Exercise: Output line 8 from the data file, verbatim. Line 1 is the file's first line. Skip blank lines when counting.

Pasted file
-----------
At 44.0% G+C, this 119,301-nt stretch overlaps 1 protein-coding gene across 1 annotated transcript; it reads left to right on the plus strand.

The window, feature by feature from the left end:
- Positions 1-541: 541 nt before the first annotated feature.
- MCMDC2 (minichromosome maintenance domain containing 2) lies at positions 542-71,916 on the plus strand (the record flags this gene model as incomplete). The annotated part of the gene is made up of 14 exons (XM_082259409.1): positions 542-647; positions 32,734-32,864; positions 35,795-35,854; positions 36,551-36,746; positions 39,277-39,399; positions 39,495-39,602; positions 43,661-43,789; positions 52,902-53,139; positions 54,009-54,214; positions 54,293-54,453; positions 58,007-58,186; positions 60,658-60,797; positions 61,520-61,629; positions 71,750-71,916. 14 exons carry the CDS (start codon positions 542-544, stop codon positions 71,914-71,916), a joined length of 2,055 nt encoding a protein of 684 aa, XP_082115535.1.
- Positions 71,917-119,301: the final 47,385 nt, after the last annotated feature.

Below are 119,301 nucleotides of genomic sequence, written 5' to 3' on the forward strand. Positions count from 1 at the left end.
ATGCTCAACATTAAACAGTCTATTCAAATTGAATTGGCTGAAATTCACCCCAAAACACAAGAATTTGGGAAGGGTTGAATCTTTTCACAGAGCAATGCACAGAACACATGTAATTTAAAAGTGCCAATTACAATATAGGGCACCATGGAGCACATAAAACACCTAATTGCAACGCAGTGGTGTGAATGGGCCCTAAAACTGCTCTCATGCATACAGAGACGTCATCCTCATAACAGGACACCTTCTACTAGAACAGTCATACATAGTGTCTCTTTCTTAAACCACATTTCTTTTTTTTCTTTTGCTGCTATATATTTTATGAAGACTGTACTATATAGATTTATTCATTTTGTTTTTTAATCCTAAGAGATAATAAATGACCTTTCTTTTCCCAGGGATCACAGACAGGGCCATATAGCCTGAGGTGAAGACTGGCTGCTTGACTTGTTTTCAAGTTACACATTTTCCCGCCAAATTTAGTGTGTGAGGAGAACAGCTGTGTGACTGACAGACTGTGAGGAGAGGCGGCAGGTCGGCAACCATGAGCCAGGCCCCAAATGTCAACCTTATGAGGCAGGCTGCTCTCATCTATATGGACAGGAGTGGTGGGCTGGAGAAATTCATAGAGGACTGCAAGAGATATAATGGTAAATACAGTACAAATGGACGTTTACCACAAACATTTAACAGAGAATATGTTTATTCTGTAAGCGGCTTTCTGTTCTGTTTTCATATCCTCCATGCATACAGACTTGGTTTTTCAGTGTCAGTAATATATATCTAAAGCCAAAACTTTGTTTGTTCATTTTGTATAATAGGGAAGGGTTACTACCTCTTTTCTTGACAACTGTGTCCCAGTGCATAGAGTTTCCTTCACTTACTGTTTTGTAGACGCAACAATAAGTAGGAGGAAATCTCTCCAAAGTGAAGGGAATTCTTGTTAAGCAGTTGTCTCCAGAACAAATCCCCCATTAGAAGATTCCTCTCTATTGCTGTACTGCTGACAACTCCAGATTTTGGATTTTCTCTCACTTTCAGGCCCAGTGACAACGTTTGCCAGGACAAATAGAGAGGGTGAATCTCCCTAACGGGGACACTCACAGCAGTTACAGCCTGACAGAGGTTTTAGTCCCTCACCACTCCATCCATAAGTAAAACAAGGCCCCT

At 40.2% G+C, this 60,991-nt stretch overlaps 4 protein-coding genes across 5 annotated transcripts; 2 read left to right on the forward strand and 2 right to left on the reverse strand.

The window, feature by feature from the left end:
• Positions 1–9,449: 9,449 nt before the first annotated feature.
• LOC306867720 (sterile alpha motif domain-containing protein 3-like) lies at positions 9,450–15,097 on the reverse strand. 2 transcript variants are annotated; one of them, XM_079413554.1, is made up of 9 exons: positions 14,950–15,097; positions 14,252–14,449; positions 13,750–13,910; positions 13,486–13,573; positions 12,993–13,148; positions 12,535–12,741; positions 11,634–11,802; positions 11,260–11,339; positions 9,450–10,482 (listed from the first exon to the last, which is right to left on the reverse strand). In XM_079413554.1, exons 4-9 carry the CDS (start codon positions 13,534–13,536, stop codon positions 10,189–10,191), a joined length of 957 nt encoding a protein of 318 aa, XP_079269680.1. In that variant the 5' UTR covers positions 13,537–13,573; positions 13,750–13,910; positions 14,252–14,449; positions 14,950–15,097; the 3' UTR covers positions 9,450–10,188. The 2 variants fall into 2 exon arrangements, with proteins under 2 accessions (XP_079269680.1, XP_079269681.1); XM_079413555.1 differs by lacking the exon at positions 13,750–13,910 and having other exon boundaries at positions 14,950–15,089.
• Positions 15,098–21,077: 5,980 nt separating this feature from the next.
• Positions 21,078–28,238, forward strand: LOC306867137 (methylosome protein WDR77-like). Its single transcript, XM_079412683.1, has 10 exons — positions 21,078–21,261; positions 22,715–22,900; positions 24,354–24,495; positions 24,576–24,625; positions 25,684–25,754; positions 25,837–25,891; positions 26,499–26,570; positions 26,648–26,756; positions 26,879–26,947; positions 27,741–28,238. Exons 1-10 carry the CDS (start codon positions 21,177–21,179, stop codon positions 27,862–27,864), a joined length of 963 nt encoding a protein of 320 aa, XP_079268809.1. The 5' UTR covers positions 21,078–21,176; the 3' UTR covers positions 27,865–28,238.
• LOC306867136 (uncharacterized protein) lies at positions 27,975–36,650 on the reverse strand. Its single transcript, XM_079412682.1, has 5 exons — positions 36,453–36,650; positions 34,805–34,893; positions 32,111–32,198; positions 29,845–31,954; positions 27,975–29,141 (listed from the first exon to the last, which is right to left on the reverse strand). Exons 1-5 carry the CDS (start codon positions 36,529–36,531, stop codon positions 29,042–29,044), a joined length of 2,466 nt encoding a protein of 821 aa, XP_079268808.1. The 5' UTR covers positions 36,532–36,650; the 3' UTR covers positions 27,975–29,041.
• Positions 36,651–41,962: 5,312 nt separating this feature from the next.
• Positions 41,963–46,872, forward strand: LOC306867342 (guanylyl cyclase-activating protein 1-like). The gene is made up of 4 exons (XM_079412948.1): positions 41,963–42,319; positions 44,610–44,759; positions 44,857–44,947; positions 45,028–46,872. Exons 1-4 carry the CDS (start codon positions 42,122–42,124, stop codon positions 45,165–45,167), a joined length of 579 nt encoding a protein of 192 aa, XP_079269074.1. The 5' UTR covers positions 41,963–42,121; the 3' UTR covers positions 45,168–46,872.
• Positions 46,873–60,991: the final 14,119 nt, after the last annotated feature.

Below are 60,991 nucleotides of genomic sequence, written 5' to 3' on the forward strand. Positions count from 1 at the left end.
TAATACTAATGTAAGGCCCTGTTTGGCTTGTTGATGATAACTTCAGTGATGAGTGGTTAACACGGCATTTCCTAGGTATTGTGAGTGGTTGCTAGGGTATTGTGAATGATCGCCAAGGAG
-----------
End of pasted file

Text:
At 40.2% G+C, this 60,991-nt stretch overlaps 4 protein-coding genes across 5 annotated transcripts; 2 read left to right on the forward strand and 2 right to left on the reverse strand.